As stated earlier, the Lattice Compatibility Theory LCT refers to the behavior of the doping element intrinsic lattice inside the hosting edifice. In the actual situation, the location of holes in both doping agent oxide, BSO, BTO, and BGO lattice structures along with the nature of the highest occupied band, is determinant in conventional orbitals patterns-linked geometry framework. In this context, some relevant observations have been recorded. The first concerns annealing process which led to the creation of an important number of nonparamagnetic new centers. The induced change seems to cause reduction of both oxygen and bismuth. This reduction has been associated with strong changes in the magnitude of the photosensitivity and the dark and hence less stability. The second is that despite having the same structures as BSO, nano-structured BGO and BTO react differently under doping. In fact, according to the results recorded in Table 1, the important decrease of Urbach energy with doping (60%) reveals an increasing order that occurs in well-crystallized doped bismuth sillenite BSO contrasts unexpectedly the un-doped ones. This change is absent in the case of doped BTO and BGO. As it was postulated that Urbach energy is a material parameter which indicates the shape of transition from the band tail to the mid gap states (Figure 1), a possible cause to this difference can be attributed to the disposition of the doping agent inside the host matrices (Figure 2(a)). In a first possible scheme, CuO2 copper metallic original fcc lattice is incorporated as such inside BSO host matrix (Figure 2(b)). The second scheme is based on the particularities of CuO2 bonding direction (π,0)/(0,π). It is known CuO2 layers are simply stacked in fourfold symmetry, without other atoms in the crystal. Bond lengths comparison has been favorable to possible adoption to two adjacent O atoms from tetragonal bismuth as edges of CuO2 lattices (Figure 2(c)). Finally, a possible scheme is based on the magnetic properties of the Cu2O3 spin lattices (Figure 2(d)). In this case, a consolidated stabilization inside the host structure is implemented by symmetrically sharing B–O bands hexagonal bonds. This stability has been recorded by Troth and Dainty [20]. These searchers confirmed in their studies on holographic interferometry and anisotropic self-diffraction in sillenite nano-materials that Cu–O bounds in Cu2O3 edifices are mainly caused by 3d9 configuration of the doping agent ion in a tetrahedral field [20]. On the other hand, it has been confirmed [2125] that BGO and BTO present distorted octahedral the bismuth-oxygen coordination made up by five oxygen atom and a lone-pair playing the role of the sixth anion. The actually presented Lattice Compatibility Theory (LCT) features are in good agreement with the precedent analyses as well as the notions of lone-pair orbitals, misfit dislocation, and critical layer thickness [2630]. The disparity and the introduced uncertainty are recorded for BSO, BTO, and BGO nano-materials plea in favor of this theory as long as it explains the lattice compatibility, the interfacial potential energy, and the strain-associated structural accommodation which were monitored exclusively in the case of BSO.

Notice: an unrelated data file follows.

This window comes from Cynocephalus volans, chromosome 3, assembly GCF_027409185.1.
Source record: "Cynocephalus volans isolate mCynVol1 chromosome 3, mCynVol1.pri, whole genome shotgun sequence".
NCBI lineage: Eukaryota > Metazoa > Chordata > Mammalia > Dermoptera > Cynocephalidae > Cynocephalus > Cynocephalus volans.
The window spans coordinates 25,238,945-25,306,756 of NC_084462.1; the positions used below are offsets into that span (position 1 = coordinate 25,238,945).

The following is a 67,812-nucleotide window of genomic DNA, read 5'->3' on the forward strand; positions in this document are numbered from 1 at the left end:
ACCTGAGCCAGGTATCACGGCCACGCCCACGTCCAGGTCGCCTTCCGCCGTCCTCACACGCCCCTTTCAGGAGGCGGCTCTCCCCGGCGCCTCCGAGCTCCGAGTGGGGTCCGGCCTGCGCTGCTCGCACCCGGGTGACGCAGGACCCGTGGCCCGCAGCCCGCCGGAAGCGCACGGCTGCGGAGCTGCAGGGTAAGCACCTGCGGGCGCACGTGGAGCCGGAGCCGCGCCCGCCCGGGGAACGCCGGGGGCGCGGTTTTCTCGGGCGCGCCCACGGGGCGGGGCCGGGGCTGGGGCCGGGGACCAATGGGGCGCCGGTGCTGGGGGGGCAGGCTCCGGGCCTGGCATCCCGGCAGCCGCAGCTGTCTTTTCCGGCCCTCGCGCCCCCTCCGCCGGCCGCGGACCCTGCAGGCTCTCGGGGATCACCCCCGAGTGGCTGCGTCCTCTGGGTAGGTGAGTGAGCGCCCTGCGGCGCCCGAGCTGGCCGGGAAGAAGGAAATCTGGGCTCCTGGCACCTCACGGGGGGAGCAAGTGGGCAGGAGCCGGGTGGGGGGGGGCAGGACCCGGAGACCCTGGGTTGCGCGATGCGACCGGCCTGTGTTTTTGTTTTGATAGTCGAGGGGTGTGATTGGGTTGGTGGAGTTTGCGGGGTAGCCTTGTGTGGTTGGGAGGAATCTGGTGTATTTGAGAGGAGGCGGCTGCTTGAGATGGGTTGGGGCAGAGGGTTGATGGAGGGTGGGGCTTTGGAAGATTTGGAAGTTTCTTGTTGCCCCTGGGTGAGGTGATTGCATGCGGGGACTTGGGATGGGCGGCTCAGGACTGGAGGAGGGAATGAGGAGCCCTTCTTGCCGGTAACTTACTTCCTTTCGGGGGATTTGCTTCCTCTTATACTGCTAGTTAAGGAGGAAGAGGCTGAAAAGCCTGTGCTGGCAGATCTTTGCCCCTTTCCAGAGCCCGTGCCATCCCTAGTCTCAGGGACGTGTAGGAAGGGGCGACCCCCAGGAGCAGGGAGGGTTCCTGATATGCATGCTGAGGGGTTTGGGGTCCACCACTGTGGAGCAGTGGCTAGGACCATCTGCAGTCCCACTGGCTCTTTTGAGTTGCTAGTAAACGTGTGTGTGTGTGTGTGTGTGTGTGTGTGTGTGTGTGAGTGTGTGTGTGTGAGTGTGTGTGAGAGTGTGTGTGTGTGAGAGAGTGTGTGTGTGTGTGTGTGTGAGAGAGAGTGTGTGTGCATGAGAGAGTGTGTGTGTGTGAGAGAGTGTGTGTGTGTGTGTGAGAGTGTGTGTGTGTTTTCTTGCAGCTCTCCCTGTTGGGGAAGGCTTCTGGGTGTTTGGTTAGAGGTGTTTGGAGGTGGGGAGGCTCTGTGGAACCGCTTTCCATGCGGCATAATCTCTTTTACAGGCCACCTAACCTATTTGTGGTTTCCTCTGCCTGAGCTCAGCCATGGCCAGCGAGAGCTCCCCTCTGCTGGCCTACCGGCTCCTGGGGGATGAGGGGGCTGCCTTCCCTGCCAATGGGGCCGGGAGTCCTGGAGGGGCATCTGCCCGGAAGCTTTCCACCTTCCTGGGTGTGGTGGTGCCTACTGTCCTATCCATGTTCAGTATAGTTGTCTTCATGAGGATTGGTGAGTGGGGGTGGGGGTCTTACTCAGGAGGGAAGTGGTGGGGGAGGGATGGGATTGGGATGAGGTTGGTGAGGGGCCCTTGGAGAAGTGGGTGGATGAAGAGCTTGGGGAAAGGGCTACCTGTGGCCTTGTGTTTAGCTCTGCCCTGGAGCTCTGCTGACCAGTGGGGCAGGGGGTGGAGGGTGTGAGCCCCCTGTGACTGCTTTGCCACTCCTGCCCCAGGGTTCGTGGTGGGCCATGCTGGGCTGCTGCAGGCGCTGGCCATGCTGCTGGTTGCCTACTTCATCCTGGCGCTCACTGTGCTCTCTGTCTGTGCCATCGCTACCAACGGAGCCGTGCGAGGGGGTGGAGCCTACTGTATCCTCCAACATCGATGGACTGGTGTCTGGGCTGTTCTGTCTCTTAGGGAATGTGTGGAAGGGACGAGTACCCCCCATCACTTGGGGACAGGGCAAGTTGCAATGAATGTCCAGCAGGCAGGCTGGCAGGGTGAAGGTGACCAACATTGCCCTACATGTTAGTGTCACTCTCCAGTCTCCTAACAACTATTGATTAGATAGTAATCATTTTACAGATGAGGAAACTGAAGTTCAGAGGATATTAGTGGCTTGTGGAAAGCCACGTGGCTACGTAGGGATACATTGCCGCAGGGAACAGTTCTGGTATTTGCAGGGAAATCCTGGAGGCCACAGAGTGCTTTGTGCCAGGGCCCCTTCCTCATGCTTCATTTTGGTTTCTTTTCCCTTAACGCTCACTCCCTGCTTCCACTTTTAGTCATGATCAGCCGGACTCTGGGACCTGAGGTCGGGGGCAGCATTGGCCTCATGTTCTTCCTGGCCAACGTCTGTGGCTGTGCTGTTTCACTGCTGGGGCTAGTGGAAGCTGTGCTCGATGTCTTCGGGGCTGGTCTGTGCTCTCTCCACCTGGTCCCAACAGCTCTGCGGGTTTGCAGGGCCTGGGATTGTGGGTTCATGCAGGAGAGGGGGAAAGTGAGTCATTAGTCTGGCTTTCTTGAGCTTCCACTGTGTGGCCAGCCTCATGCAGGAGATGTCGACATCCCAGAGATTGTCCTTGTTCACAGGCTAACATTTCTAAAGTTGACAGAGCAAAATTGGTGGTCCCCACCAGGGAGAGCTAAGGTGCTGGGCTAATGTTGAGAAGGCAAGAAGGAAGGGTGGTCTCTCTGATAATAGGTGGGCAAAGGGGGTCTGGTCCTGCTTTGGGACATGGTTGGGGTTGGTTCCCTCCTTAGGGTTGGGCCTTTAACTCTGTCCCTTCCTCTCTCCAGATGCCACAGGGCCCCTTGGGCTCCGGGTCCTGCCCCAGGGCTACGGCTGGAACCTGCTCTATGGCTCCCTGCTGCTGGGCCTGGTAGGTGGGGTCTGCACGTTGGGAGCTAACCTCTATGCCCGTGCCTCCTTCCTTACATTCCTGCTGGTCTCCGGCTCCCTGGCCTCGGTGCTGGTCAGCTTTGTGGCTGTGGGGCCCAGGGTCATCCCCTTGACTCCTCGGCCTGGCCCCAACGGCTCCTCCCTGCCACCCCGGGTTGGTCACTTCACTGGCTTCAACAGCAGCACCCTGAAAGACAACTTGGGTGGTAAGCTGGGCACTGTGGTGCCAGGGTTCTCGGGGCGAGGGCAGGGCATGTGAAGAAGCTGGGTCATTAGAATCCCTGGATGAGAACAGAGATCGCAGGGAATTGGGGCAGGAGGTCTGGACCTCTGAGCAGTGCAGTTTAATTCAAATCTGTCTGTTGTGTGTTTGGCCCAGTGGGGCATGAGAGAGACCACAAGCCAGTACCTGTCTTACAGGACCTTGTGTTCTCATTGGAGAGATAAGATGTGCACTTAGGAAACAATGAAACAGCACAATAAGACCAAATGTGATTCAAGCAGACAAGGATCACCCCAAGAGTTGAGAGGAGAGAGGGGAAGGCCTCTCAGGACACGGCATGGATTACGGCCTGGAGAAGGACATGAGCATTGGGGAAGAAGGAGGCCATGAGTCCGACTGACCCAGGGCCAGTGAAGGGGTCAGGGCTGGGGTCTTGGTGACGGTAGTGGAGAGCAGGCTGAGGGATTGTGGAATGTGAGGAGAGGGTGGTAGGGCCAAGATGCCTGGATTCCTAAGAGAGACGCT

4. Conclusion

In this work we have tried to give a prelude to the Lattice Compatibility Theory (LCT) as an explanative guide for understanding Urbach tailing features inside some nano-materials. The stability of doping agents in host matrices has been the main fundament to this theory, as it was recorded exclusively in some particular lattices. In order to implement thoroughbred fundaments to this theory, it is necessary to investigate the growth kinetics of differently doped oxides in terms of interaction between host matrix and doping agents’ intrinsic structures.

Acknowledgment

The author wishes to acknowledge the three anonymous reviewers for their detailed and helpful comments to the paper.

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Copyright © 2012 K. Boubaker. This is an open access article distributed under the Creative Commons Attribution License, which permits unrestricted use, distribution, and reproduction in any medium, provided the original work is properly cited.